I found Why Fish Don’t Exist: A Story of Loss, Love, and the Hidden Order of Life by accident. Someone had shared a screen capture of a Tumblr post which talked about how trees aren’t a thing, taxonomically speaking. How weird. And then I saw that fish are also not a thing. Mindblowing. Somewhere in my searches to prove to my girlfriend that I was not making this up (although she can be forgiven, because that is very much the sort of thing I’d make up), I found Lulu Miller’s 2020 book.

I checked it out from the library as an audiobook so that Miranda and I could listen to it together. We were prepared to learn all about how fish are a lie. But we did not learn that.

Well, we learned it eventually. But only in the last chapter does Miller actually touch on the subject. The rest of the book is a mix of her life and the life of David Starr Jordan. Jordan was a famous researcher in his day, credited with discovering a fifth of the fish species we know today. He was president of Indiana University and later was the founding president of Stanford University. Oh yeah, he was also a eugenicist and may have been involved in murder.

Miller does an excellent job of tying the ups and downs in her life to Jordan’s. He serves as both inspiration and…whatever the opposite of inspiration is. The book is a fascinating and engaging tale. Had I not been waiting to learn about the fish, I would have loved it. Instead, I found it frustrating. I might read it again, knowing what to expect—and what not to expect.

Other writing: May–August 2022

What have I been writing when I haven’t been writing here? Not much, but I’m picking up the pace again! And Program Management for Open Source Projects is now available in print and DRM-free ebook!

Stuff I wrote

The Pragmatic Programmers

Duck Alignment Academy

Opensource.com

Fedora

Stuff I curated

Fedora

Book review: Word Freak

I wasn’t sure what I’d get when I started reading Word Freak: Heartbreak, Triumph, Genius, and Obsession in the World of Competitive SCRABBLE Players by Stefan Fatsis. I’m a fan of the game, although I’ve never played it competitively. After reading this book, I never will.

It’s not that the book is bad. To the contrary, it’s surprisingly engaging. But the competitive game bears little resemblance to the game I play with friends. And the people who play at a high level? If Fatsis is to be taken at his word, they’re a pretty messed up bunch.

Can Fatsis be trusted, though? He’s hardly an objective observer. Instead of a distanced, sociological study, Fatsis immerses himself. He becomes what he studies, trying to achieve an expert ranking and befriending his subjects. Yet the way he describes them is hardly flattering. He paints them as a group of barely-functional obsessives.

Are they? Perhaps. It could be that he focused on the misfits because the normies don’t make for a good book. But whether or not the word freaks are representative of Scrabble’s top tier, Fatsis becomes one of them. Frankly, he does not paint himself in a very flattering light either. Although the arc of the book is his quest for an expert-level ranking, he’s not a sympathetic protagonist.

The history of the game is interesting. The strategies of the world’s top players are astounding. And the people are mostly pitiable. It makes for an interesting read, despite the length. But if you find yourself wanting to join that world, I think you should reconsider.

Book Review: Pleading Out

I was only a few pages in when Pleading Out: How Plea Bargaining Creates a Permanent Criminal Class made me angry. It wasn’t because of how Dan Canon wrote. It was because of what he wrote. In Bordenkircher v. Hayes, the Supreme Court held that prosecutors could, in effect, punish a defendant for asserting their right to a trial. Potter Stewart wrote that this was part of “any legitimate system which tolerates and encourages the negotiation of pleas.”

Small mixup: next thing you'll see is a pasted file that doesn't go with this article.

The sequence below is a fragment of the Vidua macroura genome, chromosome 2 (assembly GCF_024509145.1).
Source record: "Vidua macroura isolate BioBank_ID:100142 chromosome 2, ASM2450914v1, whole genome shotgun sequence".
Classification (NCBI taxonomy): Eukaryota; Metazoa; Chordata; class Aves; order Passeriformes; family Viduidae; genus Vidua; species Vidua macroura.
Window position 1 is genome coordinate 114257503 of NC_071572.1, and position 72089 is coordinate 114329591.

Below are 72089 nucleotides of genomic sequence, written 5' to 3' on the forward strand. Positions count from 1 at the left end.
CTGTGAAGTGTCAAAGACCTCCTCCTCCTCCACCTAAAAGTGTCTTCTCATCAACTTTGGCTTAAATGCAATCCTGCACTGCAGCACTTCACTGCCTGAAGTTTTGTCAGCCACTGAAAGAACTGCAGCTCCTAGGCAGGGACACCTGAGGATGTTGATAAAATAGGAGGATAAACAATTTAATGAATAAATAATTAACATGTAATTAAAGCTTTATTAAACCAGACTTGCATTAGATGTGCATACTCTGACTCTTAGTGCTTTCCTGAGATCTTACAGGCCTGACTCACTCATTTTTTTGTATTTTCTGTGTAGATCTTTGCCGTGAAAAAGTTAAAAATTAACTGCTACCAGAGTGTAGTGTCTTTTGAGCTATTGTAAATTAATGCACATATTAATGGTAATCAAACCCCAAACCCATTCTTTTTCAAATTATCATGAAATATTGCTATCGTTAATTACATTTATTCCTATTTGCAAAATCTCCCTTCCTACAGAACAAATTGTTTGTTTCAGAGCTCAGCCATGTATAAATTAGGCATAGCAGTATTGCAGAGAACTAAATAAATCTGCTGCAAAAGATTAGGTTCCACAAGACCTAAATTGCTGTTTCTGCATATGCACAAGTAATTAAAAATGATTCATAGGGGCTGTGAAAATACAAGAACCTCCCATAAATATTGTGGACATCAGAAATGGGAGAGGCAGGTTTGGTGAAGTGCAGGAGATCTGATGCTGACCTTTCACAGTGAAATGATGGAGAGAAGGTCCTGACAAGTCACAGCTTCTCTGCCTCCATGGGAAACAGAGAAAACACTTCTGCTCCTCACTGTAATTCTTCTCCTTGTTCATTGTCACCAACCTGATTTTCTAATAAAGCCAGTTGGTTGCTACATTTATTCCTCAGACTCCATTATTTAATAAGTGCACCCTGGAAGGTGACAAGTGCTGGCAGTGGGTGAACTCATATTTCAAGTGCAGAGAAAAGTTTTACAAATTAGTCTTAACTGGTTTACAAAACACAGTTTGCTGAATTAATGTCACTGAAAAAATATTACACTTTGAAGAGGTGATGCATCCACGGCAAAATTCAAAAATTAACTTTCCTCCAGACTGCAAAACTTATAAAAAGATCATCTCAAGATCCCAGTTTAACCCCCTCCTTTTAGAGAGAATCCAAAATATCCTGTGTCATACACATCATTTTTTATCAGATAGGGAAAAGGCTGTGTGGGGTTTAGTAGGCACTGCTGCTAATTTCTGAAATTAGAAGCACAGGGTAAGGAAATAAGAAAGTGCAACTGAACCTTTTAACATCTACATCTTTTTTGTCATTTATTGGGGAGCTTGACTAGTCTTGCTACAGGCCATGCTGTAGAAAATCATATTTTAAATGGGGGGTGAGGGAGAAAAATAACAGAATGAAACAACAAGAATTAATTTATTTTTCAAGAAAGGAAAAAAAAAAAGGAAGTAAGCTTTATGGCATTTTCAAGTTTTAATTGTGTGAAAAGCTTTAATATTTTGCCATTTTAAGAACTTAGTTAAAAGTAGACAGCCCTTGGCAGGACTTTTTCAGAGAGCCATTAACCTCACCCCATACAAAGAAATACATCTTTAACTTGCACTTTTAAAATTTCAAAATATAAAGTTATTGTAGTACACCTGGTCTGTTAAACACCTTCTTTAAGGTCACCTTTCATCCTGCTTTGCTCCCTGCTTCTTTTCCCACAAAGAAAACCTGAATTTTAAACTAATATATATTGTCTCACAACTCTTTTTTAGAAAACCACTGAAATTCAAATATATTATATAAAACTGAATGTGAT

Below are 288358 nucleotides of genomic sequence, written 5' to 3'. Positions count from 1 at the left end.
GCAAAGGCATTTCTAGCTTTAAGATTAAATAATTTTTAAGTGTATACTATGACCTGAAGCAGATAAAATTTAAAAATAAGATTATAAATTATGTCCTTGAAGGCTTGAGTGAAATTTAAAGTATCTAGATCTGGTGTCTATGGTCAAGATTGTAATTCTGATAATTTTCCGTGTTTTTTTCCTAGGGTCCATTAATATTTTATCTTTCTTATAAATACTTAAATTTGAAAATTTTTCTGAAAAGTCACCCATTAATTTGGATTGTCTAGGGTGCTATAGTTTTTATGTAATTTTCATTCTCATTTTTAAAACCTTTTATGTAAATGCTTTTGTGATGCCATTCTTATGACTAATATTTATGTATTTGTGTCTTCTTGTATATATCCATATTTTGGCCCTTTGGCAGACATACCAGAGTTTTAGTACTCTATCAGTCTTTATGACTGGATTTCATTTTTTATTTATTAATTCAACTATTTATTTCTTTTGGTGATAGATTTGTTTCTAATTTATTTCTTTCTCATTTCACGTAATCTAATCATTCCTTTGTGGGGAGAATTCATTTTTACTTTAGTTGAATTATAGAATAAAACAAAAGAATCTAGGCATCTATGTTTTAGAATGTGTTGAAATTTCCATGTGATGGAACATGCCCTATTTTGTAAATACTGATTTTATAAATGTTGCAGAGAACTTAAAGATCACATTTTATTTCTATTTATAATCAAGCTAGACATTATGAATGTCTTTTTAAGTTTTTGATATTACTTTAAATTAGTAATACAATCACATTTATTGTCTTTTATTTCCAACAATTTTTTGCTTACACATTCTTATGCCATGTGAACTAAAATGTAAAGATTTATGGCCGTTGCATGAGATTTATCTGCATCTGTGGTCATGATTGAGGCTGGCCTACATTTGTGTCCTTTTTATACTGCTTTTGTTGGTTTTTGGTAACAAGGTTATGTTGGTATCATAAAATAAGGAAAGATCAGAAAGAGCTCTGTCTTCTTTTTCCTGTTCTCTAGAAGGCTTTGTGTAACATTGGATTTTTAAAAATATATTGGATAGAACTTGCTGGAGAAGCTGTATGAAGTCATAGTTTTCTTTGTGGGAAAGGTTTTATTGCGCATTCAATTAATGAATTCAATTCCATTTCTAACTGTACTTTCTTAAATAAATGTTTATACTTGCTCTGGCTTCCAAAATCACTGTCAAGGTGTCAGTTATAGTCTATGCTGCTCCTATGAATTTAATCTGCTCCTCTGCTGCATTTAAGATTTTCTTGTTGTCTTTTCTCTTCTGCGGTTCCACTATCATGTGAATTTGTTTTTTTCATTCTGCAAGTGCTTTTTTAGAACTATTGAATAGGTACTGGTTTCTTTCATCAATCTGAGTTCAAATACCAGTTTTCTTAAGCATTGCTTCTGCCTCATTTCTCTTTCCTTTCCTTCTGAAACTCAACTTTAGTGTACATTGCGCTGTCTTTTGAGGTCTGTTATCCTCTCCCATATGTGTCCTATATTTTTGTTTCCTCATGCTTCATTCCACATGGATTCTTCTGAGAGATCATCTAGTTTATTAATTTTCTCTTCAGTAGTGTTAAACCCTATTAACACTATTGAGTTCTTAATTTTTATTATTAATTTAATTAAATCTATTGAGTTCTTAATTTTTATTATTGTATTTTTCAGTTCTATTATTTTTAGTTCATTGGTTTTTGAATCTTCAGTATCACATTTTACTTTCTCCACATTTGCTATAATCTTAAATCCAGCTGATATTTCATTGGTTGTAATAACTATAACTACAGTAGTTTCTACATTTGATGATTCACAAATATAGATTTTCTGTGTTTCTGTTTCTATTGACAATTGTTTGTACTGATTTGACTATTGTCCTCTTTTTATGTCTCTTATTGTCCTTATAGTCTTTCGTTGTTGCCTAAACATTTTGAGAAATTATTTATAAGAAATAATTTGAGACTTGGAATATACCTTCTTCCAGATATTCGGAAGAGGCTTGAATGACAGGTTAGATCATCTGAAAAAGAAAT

While legal systems in the United States do tolerate and encourage plea deals, a reasonable person can question the legitimacy of the system. That Paul Hayes received a life sentence for forging a $88.30 check calls the legitimacy of the system into question.

Canon spends the rest of the book making the case that the plea bargain system as practiced in the United States is not legitimate. It does not serve the interests of justice, but of power. “The American legal system,” he writes, “was designed by people in power as a tool to keep them in power whatever the cost.”

American exceptionalism

Plea bargains are rare in other countries. In the United States, 97% of convictions come from guilty pleas. Most of those are bargained. Why is that? Prior to the 1830s, plea bargains were rare in America. Attitudes started shifting when labor solidarity developed in the early industrial factories. Plea bargaining hid prosecution from the public eye, preventing scrutiny and revolt.

The expansion of federal crimes after Prohibition led to a need to process cases more efficiently. “What we have inherited is an amoral system of criminal proceedings; it cannot be called criminal justice. Expediency, not fairness, is the principal concern.”

It’s no coincidence that the United States has the highest incarceration rate and also the highest plea bargain rate. As Michelle Alexander explores in greater depth in The New Jim Crow, the legal system creates a permanent criminal underclass that has long-lasting effects.

Liberty and justice for some

The high volume of cases means that lawyers can’t keep up. Prosecutors can’t screen cases to drop the obviously bad ones. Worse, defense attorneys can’t mount vigorous defenses. Canon notes that in 15% of exonerations, the defendant gave a false confession. Thousands of innocent people are sitting in jail today because the police or prosecutors railroaded them into confessing to a crime they didn’t commit.

Because plea bargains are secretive, there’s no accountability. Wealthy defendants can work themselves into a sweet deal. Poor and middle-class defendants have to take what the prosecution offers. If they dare insist on a trial, they face persecution, not prosecution. Ask Paul Hayes. This does not benefit society.

So what do we do?

It doesn’t have to be this way. Canon writes about the decade when Alaska eliminated plea bargaining. The system adjusted. Prosecutors dropped cases they couldn’t—or shouldn’t—prove. Police got more careful with their investigations, knowing they’d actually be accountable. It wasn’t perfect, but it was an improvement.

Our current system doesn’t have to be our system forever. But it won’t change on it’s own. The first step is an informed populace. That’s why I’d recommend Pleading Out to anyone who cares about justice.

Other writing: April 2022

What have I been writing when I haven’t been writing here?

Stuff I wrote

Fedora

Stuff I curated

Fedora